Kin “[find] each other’s lives inscrutable” in this rich, sharp story about the way identity is formed.

Pub Date: June 2, 2020

ISBN: 978-0-525-53629-1

Page Count: 352

Publisher: Riverhead

Review Posted Online: March 15, 2020

Kirkus Reviews Issue: April 1, 2020

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An exuberant comic opera set to the music of life.

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DEACON KING KONG

The versatile and accomplished McBride (Five Carat Soul, 2017, etc.) returns with a dark urban farce crowded with misjudged signals, crippling sorrows, and unexpected epiphanies.

It's September 1969, just after Apollo 11 and Woodstock. In a season of such events, it’s just as improbable that in front of 16 witnesses occupying the crowded plaza of a Brooklyn housing project one afternoon, a hobbling, dyspeptic, and boozy old church deacon named Cuffy Jasper "Sportcoat" Lambkin should pull out a .45-caliber Luger pistol and shoot off an ear belonging to the neighborhood’s most dangerous drug dealer. The 19-year-old victim’s name is Deems Clemens, and Sportcoat had coached him to be “the best baseball player the projects had ever seen” before he became “a poison-selling murderous meathead.” Everybody in the project presumes that Sportcoat is now destined to violently join his late wife, Hettie, in the great beyond. But all kinds of seemingly disconnected people keep getting in destiny's way, whether it’s Sportcoat’s friend Pork Sausage or Potts, a world-weary but scrupulous white policeman who’s hoping to find Sportcoat fast enough to protect him from not only Deems’ vengeance, but the malevolent designs of neighborhood kingpin Butch Moon. All their destines are somehow intertwined with those of Thomas “The Elephant” Elefante, a powerful but lonely Mafia don who’s got one eye trained on the chaos set off by the shooting and another on a mysterious quest set in motion by a stranger from his crime-boss father’s past. There are also an assortment of salsa musicians, a gentle Nation of Islam convert named Soup, and even a tribe of voracious red ants that somehow immigrated to the neighborhood from Colombia and hung around for generations, all of which seems like too much stuff for any one book to handle. But as he's already shown in The Good Lord Bird (2013), McBride has a flair for fashioning comedy whose buoyant outrageousness barely conceals both a steely command of big and small narrative elements and a river-deep supply of humane intelligence.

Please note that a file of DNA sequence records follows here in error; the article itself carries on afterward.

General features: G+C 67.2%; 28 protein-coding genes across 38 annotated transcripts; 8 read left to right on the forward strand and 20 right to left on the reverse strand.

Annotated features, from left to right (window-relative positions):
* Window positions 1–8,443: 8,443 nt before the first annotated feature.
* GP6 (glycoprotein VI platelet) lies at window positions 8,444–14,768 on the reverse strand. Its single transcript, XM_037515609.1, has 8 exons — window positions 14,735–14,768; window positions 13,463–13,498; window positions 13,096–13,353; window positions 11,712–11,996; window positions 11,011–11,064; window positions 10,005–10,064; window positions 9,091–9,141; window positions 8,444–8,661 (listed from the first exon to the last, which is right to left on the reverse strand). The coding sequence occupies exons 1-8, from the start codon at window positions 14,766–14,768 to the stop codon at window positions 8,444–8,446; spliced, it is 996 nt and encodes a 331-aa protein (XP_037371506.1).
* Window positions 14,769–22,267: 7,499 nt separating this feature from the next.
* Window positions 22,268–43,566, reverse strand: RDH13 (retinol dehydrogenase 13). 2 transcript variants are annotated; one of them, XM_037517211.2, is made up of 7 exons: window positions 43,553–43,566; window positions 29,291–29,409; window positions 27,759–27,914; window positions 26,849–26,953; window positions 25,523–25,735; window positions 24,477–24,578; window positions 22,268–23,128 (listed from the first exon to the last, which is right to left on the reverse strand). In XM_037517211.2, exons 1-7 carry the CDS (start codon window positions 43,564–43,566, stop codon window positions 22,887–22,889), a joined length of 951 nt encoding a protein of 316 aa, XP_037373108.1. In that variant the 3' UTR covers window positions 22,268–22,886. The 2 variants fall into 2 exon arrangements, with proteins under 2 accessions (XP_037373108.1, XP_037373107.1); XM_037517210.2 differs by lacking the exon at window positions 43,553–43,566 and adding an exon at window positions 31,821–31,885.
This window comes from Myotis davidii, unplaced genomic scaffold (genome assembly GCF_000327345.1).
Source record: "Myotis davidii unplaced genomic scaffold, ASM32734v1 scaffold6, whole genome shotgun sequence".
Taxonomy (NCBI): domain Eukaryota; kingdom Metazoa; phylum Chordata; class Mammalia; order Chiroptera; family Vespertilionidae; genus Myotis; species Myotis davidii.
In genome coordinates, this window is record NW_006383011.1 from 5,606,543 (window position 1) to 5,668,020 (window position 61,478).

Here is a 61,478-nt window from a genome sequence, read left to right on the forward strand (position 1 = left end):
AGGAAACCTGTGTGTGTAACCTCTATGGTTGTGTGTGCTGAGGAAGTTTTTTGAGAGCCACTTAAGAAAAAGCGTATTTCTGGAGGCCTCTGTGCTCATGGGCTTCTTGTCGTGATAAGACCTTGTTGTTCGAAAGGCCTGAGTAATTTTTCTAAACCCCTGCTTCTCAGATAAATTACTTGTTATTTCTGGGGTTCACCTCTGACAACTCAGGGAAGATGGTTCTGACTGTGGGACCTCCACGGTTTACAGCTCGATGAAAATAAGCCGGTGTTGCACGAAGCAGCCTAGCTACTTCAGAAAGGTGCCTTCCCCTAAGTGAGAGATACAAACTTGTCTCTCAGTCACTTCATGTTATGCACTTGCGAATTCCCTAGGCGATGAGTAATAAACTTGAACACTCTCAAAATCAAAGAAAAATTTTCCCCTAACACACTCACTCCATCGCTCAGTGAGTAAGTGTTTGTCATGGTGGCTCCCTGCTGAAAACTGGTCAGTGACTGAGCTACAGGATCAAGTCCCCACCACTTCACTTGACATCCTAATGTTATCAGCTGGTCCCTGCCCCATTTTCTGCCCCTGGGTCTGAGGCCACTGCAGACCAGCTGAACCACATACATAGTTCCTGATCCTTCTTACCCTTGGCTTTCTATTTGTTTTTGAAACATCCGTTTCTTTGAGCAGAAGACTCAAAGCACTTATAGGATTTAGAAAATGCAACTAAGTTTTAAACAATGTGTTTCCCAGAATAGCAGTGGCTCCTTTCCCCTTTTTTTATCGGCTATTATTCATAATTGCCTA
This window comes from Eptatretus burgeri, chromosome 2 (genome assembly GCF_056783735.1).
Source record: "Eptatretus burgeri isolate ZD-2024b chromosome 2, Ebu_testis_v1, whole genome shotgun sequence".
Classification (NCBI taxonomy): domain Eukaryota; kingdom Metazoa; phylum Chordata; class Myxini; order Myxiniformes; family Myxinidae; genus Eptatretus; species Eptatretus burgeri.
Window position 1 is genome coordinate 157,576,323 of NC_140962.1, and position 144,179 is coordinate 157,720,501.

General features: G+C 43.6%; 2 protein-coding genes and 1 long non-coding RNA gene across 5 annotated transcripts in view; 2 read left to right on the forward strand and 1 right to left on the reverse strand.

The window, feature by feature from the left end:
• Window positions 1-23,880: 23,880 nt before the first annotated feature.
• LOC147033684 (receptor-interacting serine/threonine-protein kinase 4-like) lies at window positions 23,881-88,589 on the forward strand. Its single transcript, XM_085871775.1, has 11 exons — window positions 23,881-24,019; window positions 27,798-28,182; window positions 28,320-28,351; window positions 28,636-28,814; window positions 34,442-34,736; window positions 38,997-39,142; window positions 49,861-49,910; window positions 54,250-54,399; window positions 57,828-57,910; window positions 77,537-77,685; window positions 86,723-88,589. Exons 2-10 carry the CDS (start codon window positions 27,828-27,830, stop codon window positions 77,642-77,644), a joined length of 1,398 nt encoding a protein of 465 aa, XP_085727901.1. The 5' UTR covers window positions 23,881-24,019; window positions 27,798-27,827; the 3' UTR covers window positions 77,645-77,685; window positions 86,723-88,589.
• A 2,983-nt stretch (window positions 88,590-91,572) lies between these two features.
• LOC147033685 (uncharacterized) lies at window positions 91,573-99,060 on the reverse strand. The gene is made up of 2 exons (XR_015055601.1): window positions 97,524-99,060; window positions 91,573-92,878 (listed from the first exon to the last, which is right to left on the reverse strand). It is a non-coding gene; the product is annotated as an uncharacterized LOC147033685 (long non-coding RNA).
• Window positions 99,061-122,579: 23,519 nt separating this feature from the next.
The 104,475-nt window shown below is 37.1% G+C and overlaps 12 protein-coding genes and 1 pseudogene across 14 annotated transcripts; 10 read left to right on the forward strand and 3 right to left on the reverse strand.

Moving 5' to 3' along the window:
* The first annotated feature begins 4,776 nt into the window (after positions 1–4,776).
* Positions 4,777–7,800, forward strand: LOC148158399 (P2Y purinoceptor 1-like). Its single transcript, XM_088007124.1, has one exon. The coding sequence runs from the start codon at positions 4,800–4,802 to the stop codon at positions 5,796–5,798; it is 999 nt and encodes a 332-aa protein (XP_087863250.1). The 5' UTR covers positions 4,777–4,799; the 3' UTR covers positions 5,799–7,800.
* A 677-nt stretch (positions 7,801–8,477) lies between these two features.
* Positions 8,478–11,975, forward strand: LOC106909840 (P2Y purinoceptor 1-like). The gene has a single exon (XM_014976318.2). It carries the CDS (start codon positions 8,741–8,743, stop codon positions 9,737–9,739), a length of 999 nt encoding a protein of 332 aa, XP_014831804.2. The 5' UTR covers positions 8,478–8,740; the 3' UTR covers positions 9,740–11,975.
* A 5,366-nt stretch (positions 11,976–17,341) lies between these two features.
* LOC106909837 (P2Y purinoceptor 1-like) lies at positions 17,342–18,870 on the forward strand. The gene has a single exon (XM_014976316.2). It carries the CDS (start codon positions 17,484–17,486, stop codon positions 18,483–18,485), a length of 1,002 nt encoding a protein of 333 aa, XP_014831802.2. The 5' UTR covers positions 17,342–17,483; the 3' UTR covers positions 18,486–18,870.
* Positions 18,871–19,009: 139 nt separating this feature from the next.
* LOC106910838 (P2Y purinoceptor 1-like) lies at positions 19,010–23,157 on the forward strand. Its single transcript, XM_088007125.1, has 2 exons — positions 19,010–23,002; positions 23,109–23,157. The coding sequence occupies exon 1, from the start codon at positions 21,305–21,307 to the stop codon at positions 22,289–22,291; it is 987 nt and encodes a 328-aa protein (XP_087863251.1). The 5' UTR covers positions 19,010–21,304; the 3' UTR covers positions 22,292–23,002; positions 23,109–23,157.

An exuberant comic opera set to the music of life.

Pub Date: March 3, 2020

ISBN: 978-0-7352-1672-3

Page Count: 384

Publisher: Riverhead

Review Posted Online: Dec. 9, 2019

Kirkus Reviews Issue: Jan. 1, 2020